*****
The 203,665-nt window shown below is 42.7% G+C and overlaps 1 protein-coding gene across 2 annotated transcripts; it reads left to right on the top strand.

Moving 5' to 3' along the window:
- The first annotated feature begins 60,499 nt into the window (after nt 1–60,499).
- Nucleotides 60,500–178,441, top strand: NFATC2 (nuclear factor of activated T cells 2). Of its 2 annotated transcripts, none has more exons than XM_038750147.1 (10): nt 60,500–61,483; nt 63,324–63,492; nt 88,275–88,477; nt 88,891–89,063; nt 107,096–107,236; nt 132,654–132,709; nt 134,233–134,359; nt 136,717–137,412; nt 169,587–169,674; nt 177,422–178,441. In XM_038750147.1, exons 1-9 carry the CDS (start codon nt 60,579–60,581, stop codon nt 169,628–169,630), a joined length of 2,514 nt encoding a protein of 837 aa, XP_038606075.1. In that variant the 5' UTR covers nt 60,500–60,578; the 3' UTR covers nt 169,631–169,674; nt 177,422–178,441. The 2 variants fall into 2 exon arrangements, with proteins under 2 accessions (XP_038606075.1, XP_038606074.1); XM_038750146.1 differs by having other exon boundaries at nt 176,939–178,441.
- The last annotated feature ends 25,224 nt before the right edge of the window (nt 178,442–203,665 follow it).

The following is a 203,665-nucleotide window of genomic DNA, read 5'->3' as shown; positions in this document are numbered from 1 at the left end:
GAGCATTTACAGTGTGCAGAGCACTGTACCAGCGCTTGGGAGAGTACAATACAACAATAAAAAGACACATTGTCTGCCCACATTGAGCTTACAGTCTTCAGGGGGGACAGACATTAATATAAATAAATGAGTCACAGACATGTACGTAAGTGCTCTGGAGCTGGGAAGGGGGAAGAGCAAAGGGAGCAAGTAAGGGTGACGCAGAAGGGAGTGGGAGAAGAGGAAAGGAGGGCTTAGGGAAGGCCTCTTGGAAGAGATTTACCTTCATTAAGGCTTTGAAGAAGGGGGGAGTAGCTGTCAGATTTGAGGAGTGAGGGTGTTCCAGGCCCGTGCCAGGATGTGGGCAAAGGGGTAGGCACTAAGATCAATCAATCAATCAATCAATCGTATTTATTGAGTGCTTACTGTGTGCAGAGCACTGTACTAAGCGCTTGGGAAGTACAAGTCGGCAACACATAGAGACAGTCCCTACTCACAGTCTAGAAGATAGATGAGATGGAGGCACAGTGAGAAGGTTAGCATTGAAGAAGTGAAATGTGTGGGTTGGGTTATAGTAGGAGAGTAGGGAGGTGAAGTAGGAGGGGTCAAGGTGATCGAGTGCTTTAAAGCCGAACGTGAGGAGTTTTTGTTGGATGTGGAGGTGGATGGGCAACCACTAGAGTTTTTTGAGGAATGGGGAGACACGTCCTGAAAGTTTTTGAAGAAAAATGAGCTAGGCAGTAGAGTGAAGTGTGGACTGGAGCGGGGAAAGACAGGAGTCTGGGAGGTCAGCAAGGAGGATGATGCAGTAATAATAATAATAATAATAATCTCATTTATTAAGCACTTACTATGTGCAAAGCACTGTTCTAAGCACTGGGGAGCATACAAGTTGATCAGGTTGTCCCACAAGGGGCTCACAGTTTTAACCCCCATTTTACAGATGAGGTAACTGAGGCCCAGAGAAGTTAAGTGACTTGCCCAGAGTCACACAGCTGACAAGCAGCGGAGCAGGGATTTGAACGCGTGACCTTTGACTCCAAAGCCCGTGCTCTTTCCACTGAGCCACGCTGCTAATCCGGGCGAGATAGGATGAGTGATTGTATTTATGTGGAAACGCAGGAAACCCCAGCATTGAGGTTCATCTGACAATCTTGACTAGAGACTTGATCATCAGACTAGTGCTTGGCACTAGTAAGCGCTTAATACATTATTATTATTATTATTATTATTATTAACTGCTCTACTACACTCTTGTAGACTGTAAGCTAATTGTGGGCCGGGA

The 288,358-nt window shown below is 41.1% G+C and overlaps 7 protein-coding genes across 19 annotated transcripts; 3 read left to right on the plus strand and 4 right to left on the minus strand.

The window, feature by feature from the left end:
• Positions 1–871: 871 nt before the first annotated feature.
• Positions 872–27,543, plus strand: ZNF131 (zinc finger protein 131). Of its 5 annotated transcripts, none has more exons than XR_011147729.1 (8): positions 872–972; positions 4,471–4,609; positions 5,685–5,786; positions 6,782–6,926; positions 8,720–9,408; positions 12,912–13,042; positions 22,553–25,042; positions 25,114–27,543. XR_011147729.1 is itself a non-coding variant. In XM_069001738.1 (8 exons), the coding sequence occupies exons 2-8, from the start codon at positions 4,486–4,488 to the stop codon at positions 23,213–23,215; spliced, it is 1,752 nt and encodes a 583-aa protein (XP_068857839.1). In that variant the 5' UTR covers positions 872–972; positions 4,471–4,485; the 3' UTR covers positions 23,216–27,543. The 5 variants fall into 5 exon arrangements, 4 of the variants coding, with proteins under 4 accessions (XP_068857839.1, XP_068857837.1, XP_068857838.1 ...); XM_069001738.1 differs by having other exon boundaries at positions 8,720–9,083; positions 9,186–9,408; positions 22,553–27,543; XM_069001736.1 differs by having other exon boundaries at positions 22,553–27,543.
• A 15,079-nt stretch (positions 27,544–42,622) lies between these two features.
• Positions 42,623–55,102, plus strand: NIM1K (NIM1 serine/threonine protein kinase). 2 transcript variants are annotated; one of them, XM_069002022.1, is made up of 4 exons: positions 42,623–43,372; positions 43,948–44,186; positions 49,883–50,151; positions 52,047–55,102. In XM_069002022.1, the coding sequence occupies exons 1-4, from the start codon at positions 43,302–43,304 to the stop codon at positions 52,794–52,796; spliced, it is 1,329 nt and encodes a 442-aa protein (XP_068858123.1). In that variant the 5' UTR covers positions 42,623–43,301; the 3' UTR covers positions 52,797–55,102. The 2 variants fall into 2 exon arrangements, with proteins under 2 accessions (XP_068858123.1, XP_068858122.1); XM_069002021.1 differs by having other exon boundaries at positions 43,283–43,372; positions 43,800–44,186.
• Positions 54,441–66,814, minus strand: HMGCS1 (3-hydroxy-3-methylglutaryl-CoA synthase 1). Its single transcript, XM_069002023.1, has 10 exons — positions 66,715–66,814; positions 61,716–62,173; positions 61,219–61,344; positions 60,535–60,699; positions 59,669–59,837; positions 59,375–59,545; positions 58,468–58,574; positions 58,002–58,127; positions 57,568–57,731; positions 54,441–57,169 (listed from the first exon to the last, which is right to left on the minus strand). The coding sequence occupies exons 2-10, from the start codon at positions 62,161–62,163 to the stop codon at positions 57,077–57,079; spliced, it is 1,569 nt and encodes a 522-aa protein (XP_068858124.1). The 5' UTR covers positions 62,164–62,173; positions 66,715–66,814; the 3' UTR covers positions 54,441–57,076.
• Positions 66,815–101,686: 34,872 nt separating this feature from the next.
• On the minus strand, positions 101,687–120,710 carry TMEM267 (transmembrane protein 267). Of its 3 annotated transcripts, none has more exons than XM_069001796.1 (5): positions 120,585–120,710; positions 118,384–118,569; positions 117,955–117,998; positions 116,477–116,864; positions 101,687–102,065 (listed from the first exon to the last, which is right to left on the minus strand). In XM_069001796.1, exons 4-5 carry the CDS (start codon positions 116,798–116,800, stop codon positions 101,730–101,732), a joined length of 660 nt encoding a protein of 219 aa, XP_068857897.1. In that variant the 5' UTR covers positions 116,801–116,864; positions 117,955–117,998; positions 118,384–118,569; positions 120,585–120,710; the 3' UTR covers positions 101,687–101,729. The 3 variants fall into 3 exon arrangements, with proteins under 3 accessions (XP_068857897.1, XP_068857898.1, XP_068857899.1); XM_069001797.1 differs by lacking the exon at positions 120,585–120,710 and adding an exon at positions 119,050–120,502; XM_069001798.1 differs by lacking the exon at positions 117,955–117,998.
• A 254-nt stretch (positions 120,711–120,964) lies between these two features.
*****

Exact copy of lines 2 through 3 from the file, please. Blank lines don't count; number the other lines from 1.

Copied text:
Moving 5' to 3' along the window:
- The first annotated feature begins 60,499 nt into the window (after nt 1–60,499).